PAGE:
Harder, better, faster, stronger.
If you’ve ever struggled through a silent workout because you left your headphones at home or felt a surge of energy when your favorite song comes on, you know that, when it comes to exercise, music matters.
Research has shown that listening to music while you work out can elevate mood and make exercise seem easier. One study even suggested that it may help moderate exercisers work harder.
The effects are so pronounced that when Dr. Costas Karageorghis, a leading expert on the psychology of exercise music, reviewed the research in 2012, he wrote that music could be thought of as “a type of legal performance-enhancing drug.”
Building a scientifically sound workout playlist, however, requires more than just setting your iPod to shuffle and pressing play.
Here’s how to do it in just three easy steps:
1. Decide if you want to move in time with the music.
There is some disagreement about the benefits of using music synchronously during exercise — some studies say it improves efficiency, others say it makes no difference. Either way, there are plenty of people who like to move with their music. It’s particularly useful when you’re doing cardio (running, elliptical, cycling, etc.).
If you’re a runner who’d like to try synchronous running, start by determining your stride rate. That sounds complicated but all you need to do is count your steps for a minute while running at a comfortable pace. If you want to be fancy, do it several times and average the results. Once you’ve found your stride rate, you need to find music with a comparable number of beats per minute (BPM). For example, if you take 150 steps per minute, you’ll want to listen to music with approximately 150 BPM.
Don’t know the BPM of your favorite tunes? There are plenty of sites that can help! You can look up the BPM of almost any song using SongBPM.com or, if you’d prefer to search by speed instead of song, Jog.fm has a large database of popular songs organized by BPM. The app RockMyRun is another great resource.
If this sounds like a lot of work — don’t worry. You’ll still get a boost even if you don’t sync your movements to the music.
2. Opt for tunes with a strong, energizing rhythm, uplifting melodies, and inspirational lyrics.
There’s a reason fitness playlists are light on the Elliott Smith — you’re more likely to push yourself if the music you’re listening to is upbeat and energetic. Shocking, I know. While what qualifies as “upbeat and energetic” varies from person to person, the criteria for a scientifically sound workout jam do not. According to a 2011 study, here’s what you should listen for when assembling your playlist:
A strong, energizing rhythm: In order for a song to be properly motivating, it needs to be “up-tempo (> 120 bpm) and possess prominent percussive and rhythmical features.” If you are not using music synchronously, opt for music with a BPM between 120 and 145. Faster tempos do not appear to improve performance or motivation. If you can match rhythm of a song to the approximate movement patterns of your exercise, that also helps.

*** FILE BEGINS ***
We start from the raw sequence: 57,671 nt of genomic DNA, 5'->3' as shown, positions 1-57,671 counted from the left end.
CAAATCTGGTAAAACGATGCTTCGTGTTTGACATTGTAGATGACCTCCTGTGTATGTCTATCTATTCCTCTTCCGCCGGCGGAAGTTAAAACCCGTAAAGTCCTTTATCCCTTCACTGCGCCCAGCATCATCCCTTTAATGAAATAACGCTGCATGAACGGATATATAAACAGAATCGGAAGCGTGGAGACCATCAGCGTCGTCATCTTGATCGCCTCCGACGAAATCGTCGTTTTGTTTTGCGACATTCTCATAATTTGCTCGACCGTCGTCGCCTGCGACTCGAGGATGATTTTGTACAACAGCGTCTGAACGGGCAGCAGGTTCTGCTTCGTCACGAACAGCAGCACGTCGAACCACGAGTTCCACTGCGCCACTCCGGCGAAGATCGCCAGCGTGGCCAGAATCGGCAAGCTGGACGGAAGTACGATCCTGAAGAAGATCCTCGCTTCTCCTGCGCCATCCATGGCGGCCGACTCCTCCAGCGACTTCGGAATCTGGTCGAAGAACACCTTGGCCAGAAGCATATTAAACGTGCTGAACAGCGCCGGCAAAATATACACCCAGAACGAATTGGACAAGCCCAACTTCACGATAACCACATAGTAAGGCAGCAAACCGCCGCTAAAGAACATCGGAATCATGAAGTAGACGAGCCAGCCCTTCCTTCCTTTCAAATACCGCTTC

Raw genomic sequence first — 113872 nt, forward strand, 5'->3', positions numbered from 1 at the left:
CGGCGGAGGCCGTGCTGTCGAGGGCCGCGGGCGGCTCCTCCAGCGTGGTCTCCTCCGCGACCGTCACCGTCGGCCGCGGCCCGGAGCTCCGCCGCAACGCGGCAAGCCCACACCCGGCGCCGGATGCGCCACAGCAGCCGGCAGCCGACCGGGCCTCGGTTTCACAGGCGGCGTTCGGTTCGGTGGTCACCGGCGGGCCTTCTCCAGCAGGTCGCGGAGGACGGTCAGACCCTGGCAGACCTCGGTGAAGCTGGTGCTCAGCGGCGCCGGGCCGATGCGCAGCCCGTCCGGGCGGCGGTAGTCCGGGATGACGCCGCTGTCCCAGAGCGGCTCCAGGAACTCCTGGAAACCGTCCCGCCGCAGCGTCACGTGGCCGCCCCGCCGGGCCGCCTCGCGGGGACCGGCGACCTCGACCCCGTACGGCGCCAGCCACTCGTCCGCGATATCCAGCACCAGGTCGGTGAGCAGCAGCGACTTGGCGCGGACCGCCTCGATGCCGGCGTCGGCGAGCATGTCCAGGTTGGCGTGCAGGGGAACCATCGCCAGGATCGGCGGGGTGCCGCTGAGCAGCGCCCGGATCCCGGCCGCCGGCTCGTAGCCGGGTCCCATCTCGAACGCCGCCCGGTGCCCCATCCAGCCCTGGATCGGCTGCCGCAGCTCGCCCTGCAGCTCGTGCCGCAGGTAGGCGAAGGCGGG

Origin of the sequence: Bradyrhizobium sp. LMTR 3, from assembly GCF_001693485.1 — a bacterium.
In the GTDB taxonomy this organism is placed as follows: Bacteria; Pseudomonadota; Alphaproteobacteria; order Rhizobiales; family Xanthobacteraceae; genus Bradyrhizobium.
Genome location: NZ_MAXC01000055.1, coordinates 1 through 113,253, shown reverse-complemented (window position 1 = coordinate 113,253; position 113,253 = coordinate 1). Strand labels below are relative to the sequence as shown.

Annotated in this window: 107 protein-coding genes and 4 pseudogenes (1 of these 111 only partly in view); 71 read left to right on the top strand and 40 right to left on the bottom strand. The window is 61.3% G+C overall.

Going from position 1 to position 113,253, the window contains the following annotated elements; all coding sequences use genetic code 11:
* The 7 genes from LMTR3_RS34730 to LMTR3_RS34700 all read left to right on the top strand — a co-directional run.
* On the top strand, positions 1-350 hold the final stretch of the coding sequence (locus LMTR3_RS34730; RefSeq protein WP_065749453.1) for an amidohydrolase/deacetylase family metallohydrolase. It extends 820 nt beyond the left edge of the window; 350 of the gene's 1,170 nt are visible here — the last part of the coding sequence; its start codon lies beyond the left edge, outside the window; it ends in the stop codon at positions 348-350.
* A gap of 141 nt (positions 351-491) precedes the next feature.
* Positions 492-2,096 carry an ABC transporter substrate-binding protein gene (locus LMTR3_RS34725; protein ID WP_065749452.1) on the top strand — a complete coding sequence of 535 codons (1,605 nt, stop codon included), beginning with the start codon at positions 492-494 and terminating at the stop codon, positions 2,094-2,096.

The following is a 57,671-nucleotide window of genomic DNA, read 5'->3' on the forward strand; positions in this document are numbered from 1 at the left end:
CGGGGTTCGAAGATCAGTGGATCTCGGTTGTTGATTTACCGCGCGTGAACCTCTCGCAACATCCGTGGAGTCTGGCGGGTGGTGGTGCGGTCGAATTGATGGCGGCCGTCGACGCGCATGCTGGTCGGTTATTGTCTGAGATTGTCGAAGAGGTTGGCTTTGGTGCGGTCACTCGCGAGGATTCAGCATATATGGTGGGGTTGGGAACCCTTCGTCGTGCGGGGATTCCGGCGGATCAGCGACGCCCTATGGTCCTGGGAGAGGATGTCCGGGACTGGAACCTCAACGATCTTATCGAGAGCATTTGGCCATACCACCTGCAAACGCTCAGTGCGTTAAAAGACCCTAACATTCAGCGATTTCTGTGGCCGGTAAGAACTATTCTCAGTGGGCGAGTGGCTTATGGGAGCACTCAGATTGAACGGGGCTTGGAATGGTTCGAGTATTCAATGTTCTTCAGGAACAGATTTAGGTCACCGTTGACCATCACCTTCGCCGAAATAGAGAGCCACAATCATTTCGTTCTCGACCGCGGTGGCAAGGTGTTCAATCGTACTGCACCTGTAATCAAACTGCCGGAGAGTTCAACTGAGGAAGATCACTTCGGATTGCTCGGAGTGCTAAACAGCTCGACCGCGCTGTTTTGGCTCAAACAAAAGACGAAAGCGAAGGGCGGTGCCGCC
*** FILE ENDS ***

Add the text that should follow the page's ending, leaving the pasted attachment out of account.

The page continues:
Mood-boosting melody and lyrics: Making you feel good about yourself is one of the ways music is most helpful during a workout, which is why you should choose tunes that promote “motivational imagery and self-talk.” While there hasn’t been a lot of research into the role lyrics play in inspiring exercisers, researchers believe songs that feature “affirmations of exercise or inspirational references drawn from popular culture” are particularly effective. Think “Shake It Off” by Taylor Swift or “Don’t Stop Me Now” by Queen.
3. Structure your playlists like your workout.
You don’t start your workout at a sprint, so don’t start your playlists that way. According to a 2011 study, “music tempo should be selected with the expected exercise intensity in mind, and be sequenced to contour in accordance with changes in heart rate.” Gradually increasing the BPM as your heart rate increases will help you stay motivated, even if you’re not using music synchronously.
Additionally, research suggests you should pay attention to how your mix works as a whole. If you’re going to spend a half an hour on the treadmill, “consider the congruence of musical pieces that appear in close proximity ” and aim for cohesion. Abrupt changes in style or speed should be saved for transitions between exercises.
Finally, a quick word about safety.
Don’t let listening to music distract you too much. Stay in tune with your body and environment. If your fitness playlist is going prevent you from hearing people or cars, turn it off. Surviving your workout is priority number one.